Kempsey Fire and Rescue station commander Tony Hackenberg has only seen the severe dry conditions the Macleay is experiencing once in his 34 years as a firefighter.
It was in 1994, prior to what Mr Hackenberg declares as the biggest and most dangerous bushfire season in history.
After 65 callouts to local fires from August 1 until midnight on Monday August 12, Mr Hackenberg fears this upcoming bushfire season could reach historically awful levels.
"I believe the conditions we are experiencing are very similar to the 1994 bushfire season, which is by far the worst, and I think this season is going to break it," Commander Hackenberg told the Argus.
"We have had a decline but continual run of grass fires over the past few months. We haven't had a wet period that we usually experience in March, April and May and the dry conditions have carried on from last year and that's what happened in 1994.
"The cold weather, frost, no rain, very low humidity and strong winds have already made the start of this bushfire season very intense."
The Kempsey Fire and Rescue crew had one of their busiest weekends and received a record number of callouts on Friday.
"We had 20 call outs before midnight on Friday, which is a record for the station," Mr Hackenberg said.
Kempsey Fire and Rescue, Hunter Region Strike Force, Port Macquarie, Wauchope, Laurieton, Macksville and Forster all aided Kempsey and Nambucca Rural Fire Services brigades battling major blazes across the weekend.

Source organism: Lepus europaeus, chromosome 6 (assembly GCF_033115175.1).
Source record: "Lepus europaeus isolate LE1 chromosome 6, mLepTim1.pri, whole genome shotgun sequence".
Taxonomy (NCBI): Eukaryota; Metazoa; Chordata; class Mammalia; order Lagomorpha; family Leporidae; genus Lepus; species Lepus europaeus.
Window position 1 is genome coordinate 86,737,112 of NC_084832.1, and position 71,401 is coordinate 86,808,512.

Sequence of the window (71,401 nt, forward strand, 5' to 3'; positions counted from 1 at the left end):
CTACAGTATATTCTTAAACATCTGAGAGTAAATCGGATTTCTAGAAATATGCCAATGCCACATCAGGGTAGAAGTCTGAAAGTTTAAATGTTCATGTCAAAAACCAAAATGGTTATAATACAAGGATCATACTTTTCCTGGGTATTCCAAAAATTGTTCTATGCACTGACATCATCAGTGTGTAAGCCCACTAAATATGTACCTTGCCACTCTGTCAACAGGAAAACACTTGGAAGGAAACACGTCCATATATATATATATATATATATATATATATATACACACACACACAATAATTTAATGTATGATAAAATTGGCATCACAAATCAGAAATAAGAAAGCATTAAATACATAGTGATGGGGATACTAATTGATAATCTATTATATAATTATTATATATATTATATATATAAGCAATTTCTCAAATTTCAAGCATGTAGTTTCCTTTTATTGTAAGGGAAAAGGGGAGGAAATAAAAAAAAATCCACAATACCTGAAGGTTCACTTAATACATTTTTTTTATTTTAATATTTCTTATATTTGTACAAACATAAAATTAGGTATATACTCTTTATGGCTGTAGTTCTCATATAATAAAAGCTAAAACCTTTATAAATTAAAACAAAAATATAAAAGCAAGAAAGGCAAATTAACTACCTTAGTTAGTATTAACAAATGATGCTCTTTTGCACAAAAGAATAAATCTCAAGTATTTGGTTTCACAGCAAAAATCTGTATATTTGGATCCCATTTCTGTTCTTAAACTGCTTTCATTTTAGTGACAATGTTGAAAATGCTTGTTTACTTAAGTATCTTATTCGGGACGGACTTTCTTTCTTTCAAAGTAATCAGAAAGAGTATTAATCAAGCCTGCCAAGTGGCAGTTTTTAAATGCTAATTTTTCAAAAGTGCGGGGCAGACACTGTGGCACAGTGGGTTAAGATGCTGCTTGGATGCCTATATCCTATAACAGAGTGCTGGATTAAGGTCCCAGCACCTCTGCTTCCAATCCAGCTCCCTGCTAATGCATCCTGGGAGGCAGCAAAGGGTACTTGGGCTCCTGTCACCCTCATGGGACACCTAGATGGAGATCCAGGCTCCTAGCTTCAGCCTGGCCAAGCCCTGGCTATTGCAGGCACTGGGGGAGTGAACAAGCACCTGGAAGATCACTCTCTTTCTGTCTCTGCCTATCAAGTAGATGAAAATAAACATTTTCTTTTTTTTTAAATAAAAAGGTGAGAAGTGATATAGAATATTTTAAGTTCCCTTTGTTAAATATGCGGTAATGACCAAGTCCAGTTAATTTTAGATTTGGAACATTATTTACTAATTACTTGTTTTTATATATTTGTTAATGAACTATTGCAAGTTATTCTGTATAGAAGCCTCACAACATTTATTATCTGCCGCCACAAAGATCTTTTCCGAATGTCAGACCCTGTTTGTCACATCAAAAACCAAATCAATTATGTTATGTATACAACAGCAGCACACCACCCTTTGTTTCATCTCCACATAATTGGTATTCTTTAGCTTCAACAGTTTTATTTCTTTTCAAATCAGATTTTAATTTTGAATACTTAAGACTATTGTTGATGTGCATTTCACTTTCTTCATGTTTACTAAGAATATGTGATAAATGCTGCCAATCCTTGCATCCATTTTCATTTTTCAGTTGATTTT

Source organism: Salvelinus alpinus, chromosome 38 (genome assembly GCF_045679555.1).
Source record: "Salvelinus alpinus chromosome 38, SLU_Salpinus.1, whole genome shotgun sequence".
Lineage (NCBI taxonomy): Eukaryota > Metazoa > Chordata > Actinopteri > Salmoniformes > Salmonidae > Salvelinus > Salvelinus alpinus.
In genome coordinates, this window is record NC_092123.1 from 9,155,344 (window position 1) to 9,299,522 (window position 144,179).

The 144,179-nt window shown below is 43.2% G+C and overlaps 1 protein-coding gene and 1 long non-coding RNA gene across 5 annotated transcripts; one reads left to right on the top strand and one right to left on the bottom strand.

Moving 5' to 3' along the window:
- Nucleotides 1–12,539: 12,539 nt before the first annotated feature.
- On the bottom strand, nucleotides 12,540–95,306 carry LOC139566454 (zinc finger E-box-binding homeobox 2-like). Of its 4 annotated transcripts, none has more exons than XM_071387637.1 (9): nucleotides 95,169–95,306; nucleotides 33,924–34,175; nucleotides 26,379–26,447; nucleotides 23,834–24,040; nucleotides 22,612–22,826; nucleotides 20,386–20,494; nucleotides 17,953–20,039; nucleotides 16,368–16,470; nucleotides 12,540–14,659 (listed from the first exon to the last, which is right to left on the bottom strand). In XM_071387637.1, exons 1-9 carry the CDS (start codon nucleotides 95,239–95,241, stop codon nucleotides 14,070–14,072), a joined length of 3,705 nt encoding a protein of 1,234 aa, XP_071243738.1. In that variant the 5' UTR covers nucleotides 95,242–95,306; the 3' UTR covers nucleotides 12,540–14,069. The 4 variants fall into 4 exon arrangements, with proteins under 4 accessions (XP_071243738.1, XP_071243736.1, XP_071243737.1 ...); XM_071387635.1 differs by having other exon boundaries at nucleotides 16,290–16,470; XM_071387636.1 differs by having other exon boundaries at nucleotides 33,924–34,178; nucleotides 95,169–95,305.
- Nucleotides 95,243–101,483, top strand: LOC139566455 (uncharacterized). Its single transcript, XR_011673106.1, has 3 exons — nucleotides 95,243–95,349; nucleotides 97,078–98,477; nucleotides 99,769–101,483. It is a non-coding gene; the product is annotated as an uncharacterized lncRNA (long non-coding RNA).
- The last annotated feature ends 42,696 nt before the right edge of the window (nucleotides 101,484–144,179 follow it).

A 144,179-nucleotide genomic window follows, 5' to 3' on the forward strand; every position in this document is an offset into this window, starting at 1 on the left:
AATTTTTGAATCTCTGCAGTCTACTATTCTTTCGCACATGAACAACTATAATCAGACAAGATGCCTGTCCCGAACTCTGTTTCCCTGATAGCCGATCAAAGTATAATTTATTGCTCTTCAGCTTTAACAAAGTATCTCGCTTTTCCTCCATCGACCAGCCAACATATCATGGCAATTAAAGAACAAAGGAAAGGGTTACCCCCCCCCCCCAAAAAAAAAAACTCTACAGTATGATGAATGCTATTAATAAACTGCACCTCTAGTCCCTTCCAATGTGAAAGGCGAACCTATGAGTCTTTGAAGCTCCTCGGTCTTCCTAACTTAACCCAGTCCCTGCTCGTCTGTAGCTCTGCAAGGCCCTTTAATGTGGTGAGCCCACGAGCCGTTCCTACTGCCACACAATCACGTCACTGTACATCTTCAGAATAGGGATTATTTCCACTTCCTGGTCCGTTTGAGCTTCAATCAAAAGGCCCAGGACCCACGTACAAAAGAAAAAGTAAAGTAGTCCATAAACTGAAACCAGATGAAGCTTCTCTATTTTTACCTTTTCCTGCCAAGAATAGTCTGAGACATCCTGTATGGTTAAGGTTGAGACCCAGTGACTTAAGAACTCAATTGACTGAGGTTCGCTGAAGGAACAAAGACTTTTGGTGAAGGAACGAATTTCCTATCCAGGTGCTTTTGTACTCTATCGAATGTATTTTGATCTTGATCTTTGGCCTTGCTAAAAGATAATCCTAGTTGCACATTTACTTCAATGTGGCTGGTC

The firefighters tackled large and out of control fires at Willi Willi, Crescent Head, Dondingalong, Frederickton and Kempsey over the weekend.
The quick responses of the firefighters led to saving the homes of locals.
"The major fires were very intense and homes were at risk," Comm Hackenberg said.
"A grass fire on Queen St in South Kempsey was very dangerous, there was a lot of potential for homes to be lost but fortunately there were fire and rescue trucks travelling near the blaze when we were alerted to it."
Kempsey Fire and Rescue encourages everyone to report a fire to emergency services as soon as one is spotted.
"Be very vigilant, if you see a fire then please call Triple Zero, not the local station, so we can respond to it as quickly as possible," Comm Hackenberg said.
"It doesn't matter what level the fire is, every fire is a serious situation because it can develop into something more intense and the quicker we get the message the quicker we can extinguish it."
Comm Hackenberg urged the community to prepare for the worst by following simple instructions.
"Everyone needs to be ready in case of a fire, have an emergency plan set and ready to follow," he said.
"Complete outside maintenance. Clean our your gutters, maintain your garden and make sure you have a water system that can help."
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